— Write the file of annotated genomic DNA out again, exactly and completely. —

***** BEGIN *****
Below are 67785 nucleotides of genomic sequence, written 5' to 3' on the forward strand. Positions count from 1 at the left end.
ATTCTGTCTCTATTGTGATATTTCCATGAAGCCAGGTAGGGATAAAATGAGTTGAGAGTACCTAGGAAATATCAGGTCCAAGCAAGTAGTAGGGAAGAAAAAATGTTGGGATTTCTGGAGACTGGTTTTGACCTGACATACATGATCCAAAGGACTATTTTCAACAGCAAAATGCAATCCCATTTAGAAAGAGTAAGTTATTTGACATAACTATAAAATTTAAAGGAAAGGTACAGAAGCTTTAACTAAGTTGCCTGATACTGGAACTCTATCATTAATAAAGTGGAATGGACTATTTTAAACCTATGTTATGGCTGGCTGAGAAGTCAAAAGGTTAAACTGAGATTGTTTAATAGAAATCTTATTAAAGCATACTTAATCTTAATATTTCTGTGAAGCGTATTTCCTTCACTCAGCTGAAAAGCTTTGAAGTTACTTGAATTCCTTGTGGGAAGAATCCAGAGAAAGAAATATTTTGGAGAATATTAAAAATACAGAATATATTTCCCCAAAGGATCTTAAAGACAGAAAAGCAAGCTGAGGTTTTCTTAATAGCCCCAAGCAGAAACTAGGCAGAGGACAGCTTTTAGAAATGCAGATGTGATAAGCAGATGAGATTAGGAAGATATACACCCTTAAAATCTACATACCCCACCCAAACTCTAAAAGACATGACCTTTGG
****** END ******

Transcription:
Below are 67785 nucleotides of genomic sequence, written 5' to 3' on the forward strand. Positions count from 1 at the left end.
ATTCTGTCTCTATTGTGATATTTCCATGAAGCCAGGTAGGGATAAAATGAGTTGAGAGTACCTAGGAAATATCAGGTCCAAGCAAGTAGTAGGGAAGAAAAAATGTTGGGATTTCTGGAGACTGGTTTTGACCTGACATACATGATCCAAAGGACTATTTTCAACAGCAAAATGCAATCCCATTTAGAAAGAGTAAGTTATTTGACATAACTATAAAATTTAAAGGAAAGGTACAGAAGCTTTAACTAAGTTGCCTGATACTGGAACTCTATCATTAATAAAGTGGAATGGACTATTTTAAACCTATGTTATGGCTGGCTGAGAAGTCAAAAGGTTAAACTGAGATTGTTTAATAGAAATCTTATTAAAGCATACTTAATCTTAATATTTCTGTGAAGCGTATTTCCTTCACTCAGCTGAAAAGCTTTGAAGTTACTTGAATTCCTTGTGGGAAGAATCCAGAGAAAGAAATATTTTGGAGAATATTAAAAATACAGAATATATTTCCCCAAAGGATCTTAAAGACAGAAAAGCAAGCTGAGGTTTTCTTAATAGCCCCAAGCAGAAACTAGGCAGAGGACAGCTTTTAGAAATGCAGATGTGATAAGCAGATGAGATTAGGAAGATATACACCCTTAAAATCTACATACCCCACCCAAACTCTAAAAGACATGACCTTTGG